Interesting article over on Military.com about how some Predator pilots are beginning to show signs of psychological stress even though they’re not technically fighting on a battlefield. The pilots spend most of their time in air-conditioned trailers in front of an array of monitors, piloting the remote-controlled unmanned aerial vehicles (UAV) from just outside of Las Vegas. However, some are finding it difficult to cope with being able to watch the aftermath of the bombs they drop.
The above video is a declassified video of a UAV mission. From the article on Military.com, it seems that the current-day system used is much higher resolution than the above video, as various Predator pilots say things along the lines of being able to distinguish between men and women and having to watch some pretty graphic and vivid scenes.
Unlike soldiers on the battlefield, the UAV pilots return home after “work” to their families and otherwise normal lives, which can lead to stress as they’re not allowed to talk about their jobs.
Something that’s always stuck with me about PTSD as it pertains to battle is that with World War I and World War II, you didn’t see as much PTSD because, for instance, when WWII ended, soldiers had to slowly make their way all the way across Europe and then finally back to the United States. They had time to trade stories and talk with each other before returning to real life. Then with later wars, like the Vietnam War, you’d have soldiers flown out on helicopters and back in the states in less than a day.
They didn’t have time to process everything that they’d seen and the lack of adjustment time led to stress, so you saw more frequent cases of PTSD. To be fair, that likely wasn’t the only cause of increased cases of PTSD. These were very different wars. At any rate, these Predator pilots are likely feeling the same sorts of emotions – kill all day, then hop in the car and drive home with little to no time to process anything.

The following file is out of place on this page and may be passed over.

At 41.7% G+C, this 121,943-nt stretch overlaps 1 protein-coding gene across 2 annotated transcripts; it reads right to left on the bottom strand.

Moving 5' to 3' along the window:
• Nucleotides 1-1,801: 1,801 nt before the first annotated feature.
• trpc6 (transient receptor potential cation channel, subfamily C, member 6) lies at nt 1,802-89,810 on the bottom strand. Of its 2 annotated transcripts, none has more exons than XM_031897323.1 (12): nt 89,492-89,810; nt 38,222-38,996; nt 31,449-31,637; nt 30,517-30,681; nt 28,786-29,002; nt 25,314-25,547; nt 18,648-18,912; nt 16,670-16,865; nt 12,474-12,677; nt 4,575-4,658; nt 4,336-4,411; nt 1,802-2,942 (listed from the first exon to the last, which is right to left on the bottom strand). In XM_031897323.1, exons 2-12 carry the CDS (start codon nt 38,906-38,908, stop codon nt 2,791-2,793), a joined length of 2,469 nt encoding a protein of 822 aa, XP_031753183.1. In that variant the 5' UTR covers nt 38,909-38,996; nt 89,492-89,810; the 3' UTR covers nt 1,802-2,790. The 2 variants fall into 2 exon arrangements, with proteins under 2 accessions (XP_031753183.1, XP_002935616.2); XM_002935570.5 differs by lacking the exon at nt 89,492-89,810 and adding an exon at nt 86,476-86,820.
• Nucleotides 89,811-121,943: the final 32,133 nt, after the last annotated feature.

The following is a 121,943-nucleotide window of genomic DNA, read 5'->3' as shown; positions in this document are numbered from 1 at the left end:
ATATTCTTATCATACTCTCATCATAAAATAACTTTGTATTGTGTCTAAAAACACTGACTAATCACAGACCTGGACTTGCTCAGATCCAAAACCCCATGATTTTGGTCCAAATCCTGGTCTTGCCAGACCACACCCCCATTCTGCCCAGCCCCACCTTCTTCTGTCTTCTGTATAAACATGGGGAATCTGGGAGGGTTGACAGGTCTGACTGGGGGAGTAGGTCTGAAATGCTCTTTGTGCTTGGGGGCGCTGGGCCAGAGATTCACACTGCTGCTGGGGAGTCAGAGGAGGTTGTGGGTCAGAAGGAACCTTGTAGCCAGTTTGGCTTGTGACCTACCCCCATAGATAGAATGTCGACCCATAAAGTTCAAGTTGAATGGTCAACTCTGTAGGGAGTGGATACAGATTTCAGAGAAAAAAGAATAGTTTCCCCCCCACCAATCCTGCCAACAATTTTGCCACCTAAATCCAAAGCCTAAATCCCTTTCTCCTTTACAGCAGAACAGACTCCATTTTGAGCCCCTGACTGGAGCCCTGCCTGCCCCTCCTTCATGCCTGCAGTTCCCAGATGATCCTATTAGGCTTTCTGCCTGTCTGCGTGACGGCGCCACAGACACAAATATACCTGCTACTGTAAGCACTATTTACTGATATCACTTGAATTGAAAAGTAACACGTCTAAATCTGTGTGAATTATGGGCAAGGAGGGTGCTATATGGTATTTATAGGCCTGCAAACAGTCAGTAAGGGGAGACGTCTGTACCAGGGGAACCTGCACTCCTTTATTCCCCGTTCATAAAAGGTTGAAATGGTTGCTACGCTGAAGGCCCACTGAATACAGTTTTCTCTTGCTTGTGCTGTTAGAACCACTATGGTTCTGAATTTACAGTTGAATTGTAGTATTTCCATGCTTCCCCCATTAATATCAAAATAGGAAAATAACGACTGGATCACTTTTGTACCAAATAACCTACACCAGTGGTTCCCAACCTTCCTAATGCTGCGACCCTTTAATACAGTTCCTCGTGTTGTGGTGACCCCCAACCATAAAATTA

Now all that being said, if you look at some of the comments on this article, you’ll see plenty of people – many who appear to be soldiers – talking about how working in an air-conditioned trailer is nothing near being on the field of battle and that these UAV pilots need to toughen up. I’d think that piloting a UAV wouldn’t be as stressful as being shot at in real life, but I’m sure both roles come with their own levels of stress.
I’m not qualified to speak on either subject, as I’m just a Type-1 Diabetic with corrective lenses who’d never be allowed near a military base for fear that I’d wet my pants. Let’s just agree that killing people and/or being shot at, whether remotely or in person, would probably be more stressful than most of us could handle.
Predator Pilots Suffering War Stress [Military.com]